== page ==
ANNAPOLIS – Advocates of election by mail learned their lesson last year and are taking the tortoise track during the current General Assembly session.
Del. Michael A. Crumlin, a Democrat, testified Wednesday before the House Commerce and Government Matters Committee on behalf of his bill to allow Maryland localities to conduct elections by mail. It is a go-slow version of his 1996 legislation, which would have required all elections to be conducted by mail and was killed by the committee.
“Last year’s bill went too far too fast,” Crumlin told the committee.
Crumlin had company in Del. Carolyn J.B. Howard, D-Prince George’s. Howard pressed two bills — one statewide, the other limited to her county, but both erasing restrictions on absentee ballots and giving voters the option to mail ballots or vote at the polls. Last year, Howard also shot for statewide elections by mail.
“Mail-in ballots are used to increase voter turnout and lower costs,” Howard said.
But opponents fear such elections will increase voter fraud and create financial hardship on local election boards, especially ones that aren’t computerized.
“A lot of things need to be addressed before we move into this process,” said Joyce Lyons Terhes, chairman of the Maryland Republican Party.
The State Administrative Board of Election Laws, which would be instrumental in implementing mail-in ballot regulations, took no position on the bills.
Several other states and cities — including Georgia, Detroit and Florida – are considering bills to allow mail-in voting this year.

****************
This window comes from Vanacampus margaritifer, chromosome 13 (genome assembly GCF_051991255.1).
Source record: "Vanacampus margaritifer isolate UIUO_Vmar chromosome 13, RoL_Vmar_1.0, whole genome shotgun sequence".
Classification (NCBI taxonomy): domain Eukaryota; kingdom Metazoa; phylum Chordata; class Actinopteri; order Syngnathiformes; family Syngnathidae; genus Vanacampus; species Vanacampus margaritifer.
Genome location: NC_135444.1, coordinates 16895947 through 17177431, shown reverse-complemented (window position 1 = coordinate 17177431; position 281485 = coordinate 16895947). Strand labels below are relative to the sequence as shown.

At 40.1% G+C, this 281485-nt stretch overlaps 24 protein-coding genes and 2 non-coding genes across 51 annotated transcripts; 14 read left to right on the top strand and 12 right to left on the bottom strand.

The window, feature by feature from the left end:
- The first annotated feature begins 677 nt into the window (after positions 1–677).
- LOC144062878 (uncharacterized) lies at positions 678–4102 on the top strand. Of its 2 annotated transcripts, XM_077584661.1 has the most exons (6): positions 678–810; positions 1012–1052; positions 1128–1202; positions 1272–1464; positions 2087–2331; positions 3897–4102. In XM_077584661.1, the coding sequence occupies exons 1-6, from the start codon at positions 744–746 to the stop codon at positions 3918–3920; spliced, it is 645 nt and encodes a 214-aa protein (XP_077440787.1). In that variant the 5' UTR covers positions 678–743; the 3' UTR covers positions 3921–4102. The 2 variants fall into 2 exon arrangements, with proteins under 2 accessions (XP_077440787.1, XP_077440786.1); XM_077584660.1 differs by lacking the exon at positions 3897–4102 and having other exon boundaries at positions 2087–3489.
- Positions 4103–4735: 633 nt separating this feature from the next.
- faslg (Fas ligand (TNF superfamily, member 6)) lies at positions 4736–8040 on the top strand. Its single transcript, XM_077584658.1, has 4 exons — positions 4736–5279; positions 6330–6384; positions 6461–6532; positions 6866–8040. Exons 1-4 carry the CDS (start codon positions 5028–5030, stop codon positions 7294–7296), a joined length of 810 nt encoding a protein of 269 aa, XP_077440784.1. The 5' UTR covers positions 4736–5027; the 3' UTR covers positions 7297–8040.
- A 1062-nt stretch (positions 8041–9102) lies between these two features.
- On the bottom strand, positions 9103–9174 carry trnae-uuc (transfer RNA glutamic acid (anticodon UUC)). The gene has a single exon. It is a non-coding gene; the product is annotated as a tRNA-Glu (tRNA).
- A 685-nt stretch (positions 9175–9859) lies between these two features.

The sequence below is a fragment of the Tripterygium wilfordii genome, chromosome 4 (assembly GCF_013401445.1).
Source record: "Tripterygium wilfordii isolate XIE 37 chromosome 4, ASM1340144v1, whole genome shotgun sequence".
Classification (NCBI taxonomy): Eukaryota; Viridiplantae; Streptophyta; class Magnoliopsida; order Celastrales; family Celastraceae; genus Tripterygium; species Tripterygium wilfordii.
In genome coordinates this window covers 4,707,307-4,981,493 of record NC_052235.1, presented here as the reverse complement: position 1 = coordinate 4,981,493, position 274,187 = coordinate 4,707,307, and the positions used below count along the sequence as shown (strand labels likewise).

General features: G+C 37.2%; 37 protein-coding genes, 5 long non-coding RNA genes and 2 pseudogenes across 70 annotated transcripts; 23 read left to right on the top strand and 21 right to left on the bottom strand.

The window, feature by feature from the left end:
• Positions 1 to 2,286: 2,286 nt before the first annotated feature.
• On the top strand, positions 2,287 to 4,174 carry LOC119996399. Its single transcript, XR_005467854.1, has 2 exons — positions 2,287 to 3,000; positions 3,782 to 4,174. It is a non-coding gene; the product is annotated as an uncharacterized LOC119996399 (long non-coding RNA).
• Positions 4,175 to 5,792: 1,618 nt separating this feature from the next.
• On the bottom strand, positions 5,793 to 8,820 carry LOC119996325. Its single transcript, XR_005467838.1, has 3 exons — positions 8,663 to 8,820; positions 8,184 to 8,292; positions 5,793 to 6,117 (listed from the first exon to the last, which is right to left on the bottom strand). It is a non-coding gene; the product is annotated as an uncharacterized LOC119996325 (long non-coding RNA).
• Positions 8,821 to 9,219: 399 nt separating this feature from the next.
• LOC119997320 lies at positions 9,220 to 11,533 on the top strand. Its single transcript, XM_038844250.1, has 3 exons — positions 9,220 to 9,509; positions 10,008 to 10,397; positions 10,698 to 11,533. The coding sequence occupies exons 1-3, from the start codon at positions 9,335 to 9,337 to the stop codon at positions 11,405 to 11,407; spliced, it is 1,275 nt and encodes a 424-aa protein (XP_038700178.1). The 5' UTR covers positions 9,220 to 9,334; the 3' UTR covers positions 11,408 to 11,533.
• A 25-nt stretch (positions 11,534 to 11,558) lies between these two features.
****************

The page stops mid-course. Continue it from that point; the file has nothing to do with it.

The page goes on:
In other places, the practice is well established. California has been using some type of election by mail since the 1960s, and Oregon has for certain elections since the 1970s, Crumlin said. Proponents say the process is especially useful in special elections, such as school bond issues.
Using mail-in ballots, Oregon had a 66 percent voter turnout for the January 1996 special election to replace former U.S. Sen. Bob Packwood. In May 1994, a poll election in Oregon turned out 38.3 percent of voters, but a mail-in election the following year generated a 43.7 percent turnout.
According to analysis by the Maryland Department of Fiscal Services, Crumlin’s bill wouldn’t affect the state, but it would have varying affects on different counties.
For example, Calvert County advises that a mail-in election would cost the same as a precinct election, $68,000; Howard County estimates that it would save $22,000 and Prince George’s County estimates it would cost an additional $1.5 million in its first year.
To limit fraud, Crumlin’s bill would prohibit voting at the polls in precincts where mail-in ballots are in use. The local election board would send each registered voter a ballot not earlier than the 20th day before the election and not after the 24th day before the election.
His bill has a Senate companion sponsored by Senate President Thomas V. Mike Miller Jr., D-Prince George’s. Miller’s bill was debated in the Senate Economic and Environmental Affairs committee Feb. 6, Crumlin said.
Senate committee members suggested using two counties as pilot programs, rather than permitting all the state’s municipalities to conduct elections by mail. Committee members also suggested establishing a task force to study the issue, Crumlin.
But he disagreed with the task force idea.
“Seventeen other states have been doing this for almost 40 years …. I think SABEL [the State Administrative Board of Elections Laws] can write regulations that will work,” Crumlin said. “The process of taking off work, finding a baby sitter, standing in long lines at your church, school or whatever building is archaic.” -30-